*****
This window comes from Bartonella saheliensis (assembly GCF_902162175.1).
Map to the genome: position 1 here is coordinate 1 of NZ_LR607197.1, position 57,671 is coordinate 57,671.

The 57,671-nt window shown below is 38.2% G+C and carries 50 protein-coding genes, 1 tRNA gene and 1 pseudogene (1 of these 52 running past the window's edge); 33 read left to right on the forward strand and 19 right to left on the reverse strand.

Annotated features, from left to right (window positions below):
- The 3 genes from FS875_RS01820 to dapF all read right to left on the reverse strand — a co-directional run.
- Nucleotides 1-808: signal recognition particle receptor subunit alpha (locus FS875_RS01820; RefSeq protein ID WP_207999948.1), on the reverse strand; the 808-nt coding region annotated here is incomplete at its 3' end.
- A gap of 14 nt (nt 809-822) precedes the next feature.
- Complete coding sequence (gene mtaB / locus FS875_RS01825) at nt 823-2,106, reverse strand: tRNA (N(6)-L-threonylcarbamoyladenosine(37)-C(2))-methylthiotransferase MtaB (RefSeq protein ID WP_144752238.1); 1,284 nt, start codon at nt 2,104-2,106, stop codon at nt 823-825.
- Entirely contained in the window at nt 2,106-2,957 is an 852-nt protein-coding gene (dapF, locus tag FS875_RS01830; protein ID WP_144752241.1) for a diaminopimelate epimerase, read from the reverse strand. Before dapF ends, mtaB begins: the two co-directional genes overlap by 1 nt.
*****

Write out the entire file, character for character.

This window comes from Bartonella saheliensis (assembly GCF_902162175.1).
Map to the genome: position 1 here is coordinate 1 of NZ_LR607197.1, position 57,671 is coordinate 57,671.

The 57,671-nt window shown below is 38.2% G+C and carries 50 protein-coding genes, 1 tRNA gene and 1 pseudogene (1 of these 52 running past the window's edge); 33 read left to right on the forward strand and 19 right to left on the reverse strand.

Annotated features, from left to right (window positions below):
- The 3 genes from FS875_RS01820 to dapF all read right to left on the reverse strand — a co-directional run.
- Nucleotides 1-808: signal recognition particle receptor subunit alpha (locus FS875_RS01820; RefSeq protein ID WP_207999948.1), on the reverse strand; the 808-nt coding region annotated here is incomplete at its 3' end.
- A gap of 14 nt (nt 809-822) precedes the next feature.
- Complete coding sequence (gene mtaB / locus FS875_RS01825) at nt 823-2,106, reverse strand: tRNA (N(6)-L-threonylcarbamoyladenosine(37)-C(2))-methylthiotransferase MtaB (RefSeq protein ID WP_144752238.1); 1,284 nt, start codon at nt 2,104-2,106, stop codon at nt 823-825.
- Entirely contained in the window at nt 2,106-2,957 is an 852-nt protein-coding gene (dapF, locus tag FS875_RS01830; protein ID WP_144752241.1) for a diaminopimelate epimerase, read from the reverse strand. Before dapF ends, mtaB begins: the two co-directional genes overlap by 1 nt.